occur unheralded and without the intervention of will. If they surpass ordinary wonders, they become rays of the Qur’an’s miraculousness. And since miraculousness may be made known, the making known of what assists the miraculousness passes to the account of the miraculousness and cannot be the cause of any pride or conceit; it should rather be the cause of praise and thanks.
Seventh Reason: Eighty per cent of mankind are not investigative scholars who can penetrate to reality, recognize reality as reality and accept it as such. They rather accept matters by way of imitation, that they hear from acceptable and reliable people, in consequence of their good opinions of them. In fact, they look on a powerful truth as weak when in the possession of a weak man, while if they see a worthless matter in the possession of a worthy man, they deem it valuable. Because of this, in order not to reduce the value of the truths of faith and the Qur’an in the eyes of most people since they are in the hands of a weak and worthless wretch like myself, I am compelled to proclaim that outside our knowledge and will, someone is employing us; we are not aware of it, but he is making us work. My evidence is this: outside our wills and consciousness, we manifest certain favours and facilities. In which case, we are compelled to shout out and proclaim those favours.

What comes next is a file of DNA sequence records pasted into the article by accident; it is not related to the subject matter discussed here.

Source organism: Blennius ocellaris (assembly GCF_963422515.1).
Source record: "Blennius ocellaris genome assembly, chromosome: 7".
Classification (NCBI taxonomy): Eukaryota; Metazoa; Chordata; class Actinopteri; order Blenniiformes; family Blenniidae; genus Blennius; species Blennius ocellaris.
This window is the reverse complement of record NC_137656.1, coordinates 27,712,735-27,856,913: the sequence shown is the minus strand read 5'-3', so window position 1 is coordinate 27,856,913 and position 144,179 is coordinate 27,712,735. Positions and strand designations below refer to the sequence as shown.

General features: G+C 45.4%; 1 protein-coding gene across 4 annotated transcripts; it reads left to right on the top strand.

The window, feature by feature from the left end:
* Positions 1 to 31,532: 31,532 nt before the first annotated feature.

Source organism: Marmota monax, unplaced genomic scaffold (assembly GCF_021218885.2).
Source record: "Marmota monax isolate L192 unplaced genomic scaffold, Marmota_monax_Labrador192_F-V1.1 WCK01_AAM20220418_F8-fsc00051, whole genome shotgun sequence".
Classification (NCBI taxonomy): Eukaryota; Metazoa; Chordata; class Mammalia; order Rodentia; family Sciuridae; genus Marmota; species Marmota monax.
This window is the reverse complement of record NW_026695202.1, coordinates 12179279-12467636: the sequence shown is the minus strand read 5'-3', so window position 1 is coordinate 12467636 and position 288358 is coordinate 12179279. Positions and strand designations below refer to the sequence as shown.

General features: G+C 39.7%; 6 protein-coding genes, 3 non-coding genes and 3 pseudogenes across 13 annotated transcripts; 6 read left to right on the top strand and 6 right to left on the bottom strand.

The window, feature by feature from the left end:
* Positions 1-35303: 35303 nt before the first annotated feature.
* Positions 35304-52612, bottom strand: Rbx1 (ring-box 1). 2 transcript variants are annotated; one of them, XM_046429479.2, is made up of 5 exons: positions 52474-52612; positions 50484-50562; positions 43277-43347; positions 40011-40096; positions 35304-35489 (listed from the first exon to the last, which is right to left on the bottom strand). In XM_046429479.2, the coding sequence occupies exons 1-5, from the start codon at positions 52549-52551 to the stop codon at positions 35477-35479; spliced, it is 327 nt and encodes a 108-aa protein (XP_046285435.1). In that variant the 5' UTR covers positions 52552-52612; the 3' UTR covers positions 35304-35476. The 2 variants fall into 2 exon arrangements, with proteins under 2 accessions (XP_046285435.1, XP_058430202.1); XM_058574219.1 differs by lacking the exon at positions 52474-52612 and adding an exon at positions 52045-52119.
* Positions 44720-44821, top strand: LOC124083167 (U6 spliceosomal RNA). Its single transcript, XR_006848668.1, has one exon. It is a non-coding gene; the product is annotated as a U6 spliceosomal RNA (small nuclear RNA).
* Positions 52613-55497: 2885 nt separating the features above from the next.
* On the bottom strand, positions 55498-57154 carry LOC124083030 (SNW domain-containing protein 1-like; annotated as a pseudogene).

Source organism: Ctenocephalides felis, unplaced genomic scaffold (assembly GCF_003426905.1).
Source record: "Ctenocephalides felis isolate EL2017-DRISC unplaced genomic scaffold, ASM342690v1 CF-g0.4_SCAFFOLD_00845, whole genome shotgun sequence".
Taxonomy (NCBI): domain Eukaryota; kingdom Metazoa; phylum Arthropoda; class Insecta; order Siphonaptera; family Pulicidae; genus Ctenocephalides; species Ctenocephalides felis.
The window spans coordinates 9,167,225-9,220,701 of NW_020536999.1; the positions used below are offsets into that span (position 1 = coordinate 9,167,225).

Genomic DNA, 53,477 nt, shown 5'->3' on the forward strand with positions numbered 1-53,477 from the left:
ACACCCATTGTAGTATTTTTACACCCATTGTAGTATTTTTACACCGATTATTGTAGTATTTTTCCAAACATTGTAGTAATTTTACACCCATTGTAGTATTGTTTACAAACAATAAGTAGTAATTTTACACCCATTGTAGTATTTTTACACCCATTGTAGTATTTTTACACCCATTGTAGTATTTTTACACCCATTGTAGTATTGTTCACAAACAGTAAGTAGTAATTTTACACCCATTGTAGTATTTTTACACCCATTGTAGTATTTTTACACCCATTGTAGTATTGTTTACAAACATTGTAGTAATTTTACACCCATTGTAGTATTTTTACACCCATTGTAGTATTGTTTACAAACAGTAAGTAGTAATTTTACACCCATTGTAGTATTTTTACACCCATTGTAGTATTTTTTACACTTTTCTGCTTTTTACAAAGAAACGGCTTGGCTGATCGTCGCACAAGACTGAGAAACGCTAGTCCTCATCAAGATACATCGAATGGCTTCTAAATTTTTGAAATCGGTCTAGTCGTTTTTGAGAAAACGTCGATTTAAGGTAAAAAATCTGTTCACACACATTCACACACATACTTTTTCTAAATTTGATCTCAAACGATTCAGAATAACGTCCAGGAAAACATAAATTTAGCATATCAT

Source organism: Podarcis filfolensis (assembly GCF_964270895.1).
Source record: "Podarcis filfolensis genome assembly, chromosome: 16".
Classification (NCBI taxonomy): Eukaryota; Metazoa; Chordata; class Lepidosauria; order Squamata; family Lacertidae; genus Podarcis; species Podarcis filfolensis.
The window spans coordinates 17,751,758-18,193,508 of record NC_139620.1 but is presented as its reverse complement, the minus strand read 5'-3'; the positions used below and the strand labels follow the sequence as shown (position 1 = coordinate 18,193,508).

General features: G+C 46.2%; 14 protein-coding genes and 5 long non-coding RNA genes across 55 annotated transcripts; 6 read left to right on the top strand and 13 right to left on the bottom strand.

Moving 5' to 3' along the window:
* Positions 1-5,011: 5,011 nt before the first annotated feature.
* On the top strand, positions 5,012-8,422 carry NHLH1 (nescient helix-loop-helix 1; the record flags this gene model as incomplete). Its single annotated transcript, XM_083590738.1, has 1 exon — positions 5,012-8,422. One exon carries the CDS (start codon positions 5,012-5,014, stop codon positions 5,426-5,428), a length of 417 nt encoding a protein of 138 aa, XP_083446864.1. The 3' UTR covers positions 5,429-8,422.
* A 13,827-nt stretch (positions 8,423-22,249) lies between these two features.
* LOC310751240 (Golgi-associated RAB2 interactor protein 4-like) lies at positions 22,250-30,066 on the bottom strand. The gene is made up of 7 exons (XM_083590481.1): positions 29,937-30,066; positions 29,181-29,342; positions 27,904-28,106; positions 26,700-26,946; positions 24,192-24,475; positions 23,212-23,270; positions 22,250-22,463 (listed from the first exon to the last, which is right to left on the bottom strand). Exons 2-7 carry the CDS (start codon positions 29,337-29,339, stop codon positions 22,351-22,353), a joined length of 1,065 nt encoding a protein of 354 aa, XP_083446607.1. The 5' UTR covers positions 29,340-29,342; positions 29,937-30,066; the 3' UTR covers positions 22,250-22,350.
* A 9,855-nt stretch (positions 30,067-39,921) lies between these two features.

In consequence of the above seven reasons, we shall point out several signs of universal dominical favours.
Explained in the First Point of the Eighth Matter of the Twenty-Eighth Letter, are the ‘coincidences’ (tevâfukat). For example, in the Nineteenth Letter, about the miracles of Muhammad (UWBP), in a copy written by a scribe who was unaware of this factor, on sixty pages – with the exception of two – from the Third to the Eighteenth Signs, more than two hundred instances of the phrase “God’s Noble Messenger, Upon whom be blessings and peace” look to each other corresponding perfectly. Anyone fair who looks at two pages would confirm that they are not the product of mere chance. If many instances of the same word corresponded to each other on the same page, half would be chance and half coincidence; it would only be wholly coincidence if this occurred on more than one page. So if two, three, four, or even more instances of the phrase “God’s Noble Messenger, Upon whom be blessings and peace” correspond to each other perfectly on all the pages, it surely is not possible for it to be chance. It shows too that a coincidence that eight different scribes have been unable to spoil is a powerful sign from the Unseen. Although the various degrees of eloquence are